The Gentle Apocalypse: Truth and Meaning in the Poetry of Georg Trakl [Hardback]

Richard Millington(Author)

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ISBN: 9781571135889 | Published by: Camden House | Series: Studies in German Literature Linguistics and Culture | Volume: Volume 209 | Year of Publication: 2020 | Language: English 290p, H9 x W6,
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The Gentle Apocalypse

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Like much German-language poetry of the years preceding the First World War, the poems of Georg Trakl (1887-1914) are imbued with a sense of historical crisis, but what sets his work apart is the mildness and restraint of his images of universal disintegration. Trakl typically couched his vision of the end of days in images of migrating birds, abandoned houses, and closing eyelids, making his poetry at once apocalyptic, rustic, and intimate. The argument made in this study is that this vision amounts to a unitary worldview with tightly interwoven affective, ethical, social, historical, and cosmological dimensions. Often termed hermetic and obscure, Trakl's poems become more accessible when viewed in relation to the evolution of his methods and concerns across different phases, and the idiosyncrasies of his strangely beautiful later works make sense as elements of a sophisticated system of expression committed to "truth" as a transcendental order. Through close readings of poems covering the span of his lyric output, this study traces the evolution of Trakl's distinctive style and themes while attending closely to biographical and cultural contexts.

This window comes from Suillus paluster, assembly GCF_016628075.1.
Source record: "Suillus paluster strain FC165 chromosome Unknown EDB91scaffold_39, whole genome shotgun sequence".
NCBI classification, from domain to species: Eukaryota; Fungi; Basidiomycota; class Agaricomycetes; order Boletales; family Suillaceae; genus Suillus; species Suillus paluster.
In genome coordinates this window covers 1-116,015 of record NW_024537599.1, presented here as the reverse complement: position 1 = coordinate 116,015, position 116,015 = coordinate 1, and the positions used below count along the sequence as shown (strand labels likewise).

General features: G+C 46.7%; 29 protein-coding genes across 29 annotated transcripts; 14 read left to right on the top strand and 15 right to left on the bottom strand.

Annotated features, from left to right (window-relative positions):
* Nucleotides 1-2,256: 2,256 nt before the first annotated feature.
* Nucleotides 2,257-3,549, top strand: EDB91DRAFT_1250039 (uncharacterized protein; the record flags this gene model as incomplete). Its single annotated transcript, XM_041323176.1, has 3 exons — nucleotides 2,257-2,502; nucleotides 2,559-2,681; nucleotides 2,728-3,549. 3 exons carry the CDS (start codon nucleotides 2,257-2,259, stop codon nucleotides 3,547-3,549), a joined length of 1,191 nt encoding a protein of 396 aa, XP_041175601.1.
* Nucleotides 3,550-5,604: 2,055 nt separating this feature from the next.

Richard Millington is Senior Lecturer in German at Victoria University of Wellington (Aotearoa New Zealand). He is the author of
Snow from Broken Eyes: Cocaine in the Lives and Works of Three Expressionist Poets (2012).

Table of Contents

INTRODUCTION
CHAPTER 1: TAPPING THE MELODIES WITHIN:
SAMMLUNG 1909
Horror and Inspiration in Vienna
Sammlung 1909
"Die tote Kirche"
"Blutschuld"
"Naturtheater"
"Von den stillen Tagen"
"Herbst"
"Das Grauen"
"Drei Träume"
"Nachtlied"
Characteristics of the Phase-One Poems
CHAPTER 2: POETRY THAT SAYS AND MEANS MORE:
GEDICHTE
The Origins of
Gedichte between Salzburg and Innsbruck
Dating
Gedichte: From Reihungsstil to Free Verse
"A Bunch of Wildflowers": Trakl's Arrangement of Gedichte
"Musik im Mirabell"
"Im Herbst"
"Die Raben"
"Heiterer Frühling"
"Allerseelen"
"Romanze zur Nacht"
"Traum des Bösen"
"Winkel am Wald"
"Psalm"
"Verwandlung"
"In ein altes Stammbuch"
"Trompeten"
"Helian"
"An den Knaben Elis"
Characteristics of the Phase-Two and Early Phase-Three Poems
CHAPTER 3: SONGS FROM THE WRONG END OF HISTORY: SEBASTIAN IM TRAUM
Between Melancholy and Drunkenness: Composing Sebastian im Traum
Parallel Arrangements? Röck's Gedichte and Trakl's Sebastian im Traum

"Untergang"
"Der Herbst des Einsamen"
"Afra"
"Abend in Lans"
"Sebastian im Traum"
"Verwandlung des Bösen"
"Abendländisches Lied"
"Siebengesang des Todes"
"Gesang des Abgeschiedenen"
"Vorhölle"
Characteristics of the Middle and Late Phase-Three Poems
CHAPTER 4: REFLECTIONS OF AN UNHOLY AGE: "VERÖFFENTLICHUNGEN IM BRENNER 1914/15"
The Final Months: Departures, Hopes, Catastrophes
"Das Herz"
"Die Nacht"
"Im Osten"
"Klage"
"Grodek"
Characteristics of the Phase-Four Poems
AFTERWORD
NOTES
WORKS CITED
INDEX

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